CROCKENHILL’S GOOD CHEQUERS DEAL

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I’ve had a complaint about my blog from regular correspondent Mr(s) Spam.

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Coral Juicy, Kieran Bad would make a great film

Chastised for not updating my blog often enough, you can expect a flood of froth now.

Starting with a trip to Proper Pub central; the hard-to-define area between the Dartford Tunnel and the posh Kent/London border towns of Sevenoaks and Bromley.

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There’s been some top Guide boozers in the Darenth Valley over the years, including some Courage Best strongholds.

The Chequers may have had Courage Best on, but the taps were hidden behind the sea of newly-washed glasses at 11.30am (and I wasn’t first in).

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Dark Star now officially Fullers

Quite a bustle, with delivery men, Old Boys and cheery staff already fielding enquiries about a Sunday lunch session that was six days away.  What is it with Sunday lunch ?  About 20% of all trade on some pubs, I guess.  Anyway, they’d finished doing chicken for the year, mysteriously. It must be Christmas.

What a peaceful pub it is. One bar, multiple drinking areas, beer mats, bench seats.

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Up the hill to Swanley, where life begins

Elton John (’83 vintage) on the stereo, of course, so the Dark Star feels like the most modern thing in the pub apart from the barmaid.  Cool, rich, NBSS 3+, but I regretted not having the Otter.

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Darts and oddly-spaced awards from the 1980s
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Classic Kent pub carpet

If I’d had more time (but you’re retired, retiredmartin !), I’d have no doubt sat down with an Otter and Susan Sallis’s  “Time of Arrival” ( This book is a wonderful trip back in time to the romantic age of the steam railway – Mrs L Hover).

But I can buy it on Kindle for 99p if I get desperate. That’s progress.

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Informal library

And finally. For fans of southern toilet humour.

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Welcome to the Beer Guide, Chequers.  I hope you don’t get overrun by tickers.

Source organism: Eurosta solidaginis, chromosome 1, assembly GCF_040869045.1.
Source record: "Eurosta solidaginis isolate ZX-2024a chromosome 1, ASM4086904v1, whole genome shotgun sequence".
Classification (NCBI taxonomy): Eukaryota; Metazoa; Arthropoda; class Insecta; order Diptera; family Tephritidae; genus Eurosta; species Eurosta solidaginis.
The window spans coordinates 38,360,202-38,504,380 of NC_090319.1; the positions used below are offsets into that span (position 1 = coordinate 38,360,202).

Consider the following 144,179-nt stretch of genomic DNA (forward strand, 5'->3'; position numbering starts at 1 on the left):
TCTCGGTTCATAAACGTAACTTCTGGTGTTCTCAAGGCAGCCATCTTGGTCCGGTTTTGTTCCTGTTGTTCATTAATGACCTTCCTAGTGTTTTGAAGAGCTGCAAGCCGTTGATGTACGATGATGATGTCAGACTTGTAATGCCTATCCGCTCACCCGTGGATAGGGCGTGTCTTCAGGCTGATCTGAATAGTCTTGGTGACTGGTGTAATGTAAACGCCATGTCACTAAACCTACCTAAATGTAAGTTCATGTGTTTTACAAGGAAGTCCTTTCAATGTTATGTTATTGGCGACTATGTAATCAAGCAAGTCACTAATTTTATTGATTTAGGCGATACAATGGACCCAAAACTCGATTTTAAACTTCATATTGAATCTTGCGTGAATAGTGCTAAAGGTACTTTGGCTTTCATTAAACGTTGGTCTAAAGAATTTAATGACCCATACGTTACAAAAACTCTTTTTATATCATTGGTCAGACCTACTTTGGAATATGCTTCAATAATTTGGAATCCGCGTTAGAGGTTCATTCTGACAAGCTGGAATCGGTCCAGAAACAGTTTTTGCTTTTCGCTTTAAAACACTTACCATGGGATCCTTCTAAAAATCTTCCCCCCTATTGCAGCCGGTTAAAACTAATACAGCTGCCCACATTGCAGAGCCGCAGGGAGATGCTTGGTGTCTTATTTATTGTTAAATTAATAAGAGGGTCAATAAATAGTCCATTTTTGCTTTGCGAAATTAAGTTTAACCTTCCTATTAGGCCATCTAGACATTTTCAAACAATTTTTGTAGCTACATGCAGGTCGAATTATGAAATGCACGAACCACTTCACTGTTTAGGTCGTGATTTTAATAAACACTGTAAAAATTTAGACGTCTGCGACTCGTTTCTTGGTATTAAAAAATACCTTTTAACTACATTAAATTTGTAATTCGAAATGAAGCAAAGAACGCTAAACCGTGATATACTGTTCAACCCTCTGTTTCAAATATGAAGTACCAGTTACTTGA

27 thoughts on “CROCKENHILL’S GOOD CHEQUERS DEAL

  1. Good post for a proper boozer. It may have been peaceful when you were in but I was in the day before and it was doing a roaring trade, hence presumably all the glasses. It was so busy I couldn’t warn them about your impending visit so that they could arrange an unscheduled closure. Never thought of Sevenoaks and Bromley in the same breath but maybe you are right.

    Liked by 2 people

    1. I feel like these pubs deserve something about them on the web (though I may have been stretching it to create a full tourist guide to “Swanley In The Rain”. They are a certain sub-category of pubs, aren’t they ?

      Mrs RM used to travel from Tunbridge Wells to Bromley in the ’80s when it was a big shopping draw; think it may have lost that appeal now.

      Liked by 2 people

      1. You are almost single handedly creating a digital memory of such pubs, which surely merits some kind of formal recognition. I will give further thought as to what form this should take (though it will almost certainly involve you drinking a yard of ale – GK of course – in an otherwise compromising situation).

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      2. I have spent a fair part of several Augusts, holed up at the Bromley Court hotel for work reasons, and apart from the Partridge, I also didn’t find much in Bromley to detain me, TBH.

        There are some pleasant enough residential areas around the place, but that’s not really what we’re about here, is it?

        Liked by 1 person

    1. Oh, well you should pop into the Queen’s, at Downe then, Paul.

      People have been known to do that, when Nigel’s having his Sunday lunch, to brighten his day. A bunch of LD-voting geography teachers and their kids, in clown outfits, with party squeakers, on one occasion, I think it was.

      “Terrorists”, your then favourite paper called them, I seem to recall.